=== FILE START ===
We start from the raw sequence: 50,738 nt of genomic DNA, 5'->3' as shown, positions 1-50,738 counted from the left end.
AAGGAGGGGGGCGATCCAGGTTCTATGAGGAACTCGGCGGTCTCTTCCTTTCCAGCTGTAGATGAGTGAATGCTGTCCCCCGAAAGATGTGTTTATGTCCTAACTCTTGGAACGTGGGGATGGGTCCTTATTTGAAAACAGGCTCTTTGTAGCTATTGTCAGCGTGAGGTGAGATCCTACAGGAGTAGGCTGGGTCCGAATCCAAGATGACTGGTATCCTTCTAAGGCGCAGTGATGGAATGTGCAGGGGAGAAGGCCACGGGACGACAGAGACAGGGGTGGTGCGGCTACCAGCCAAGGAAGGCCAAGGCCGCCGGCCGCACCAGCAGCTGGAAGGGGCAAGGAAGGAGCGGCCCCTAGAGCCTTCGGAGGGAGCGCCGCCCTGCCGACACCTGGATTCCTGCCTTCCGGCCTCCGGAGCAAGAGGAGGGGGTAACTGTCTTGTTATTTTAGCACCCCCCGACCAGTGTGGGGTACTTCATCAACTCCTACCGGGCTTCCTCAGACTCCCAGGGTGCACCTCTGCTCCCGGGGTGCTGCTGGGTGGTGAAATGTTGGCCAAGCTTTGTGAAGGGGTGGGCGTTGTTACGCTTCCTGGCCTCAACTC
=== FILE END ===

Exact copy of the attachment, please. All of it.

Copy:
We start from the raw sequence: 50,738 nt of genomic DNA, 5'->3' as shown, positions 1-50,738 counted from the left end.
AAGGAGGGGGGCGATCCAGGTTCTATGAGGAACTCGGCGGTCTCTTCCTTTCCAGCTGTAGATGAGTGAATGCTGTCCCCCGAAAGATGTGTTTATGTCCTAACTCTTGGAACGTGGGGATGGGTCCTTATTTGAAAACAGGCTCTTTGTAGCTATTGTCAGCGTGAGGTGAGATCCTACAGGAGTAGGCTGGGTCCGAATCCAAGATGACTGGTATCCTTCTAAGGCGCAGTGATGGAATGTGCAGGGGAGAAGGCCACGGGACGACAGAGACAGGGGTGGTGCGGCTACCAGCCAAGGAAGGCCAAGGCCGCCGGCCGCACCAGCAGCTGGAAGGGGCAAGGAAGGAGCGGCCCCTAGAGCCTTCGGAGGGAGCGCCGCCCTGCCGACACCTGGATTCCTGCCTTCCGGCCTCCGGAGCAAGAGGAGGGGGTAACTGTCTTGTTATTTTAGCACCCCCCGACCAGTGTGGGGTACTTCATCAACTCCTACCGGGCTTCCTCAGACTCCCAGGGTGCACCTCTGCTCCCGGGGTGCTGCTGGGTGGTGAAATGTTGGCCAAGCTTTGTGAAGGGGTGGGCGTTGTTACGCTTCCTGGCCTCAACTC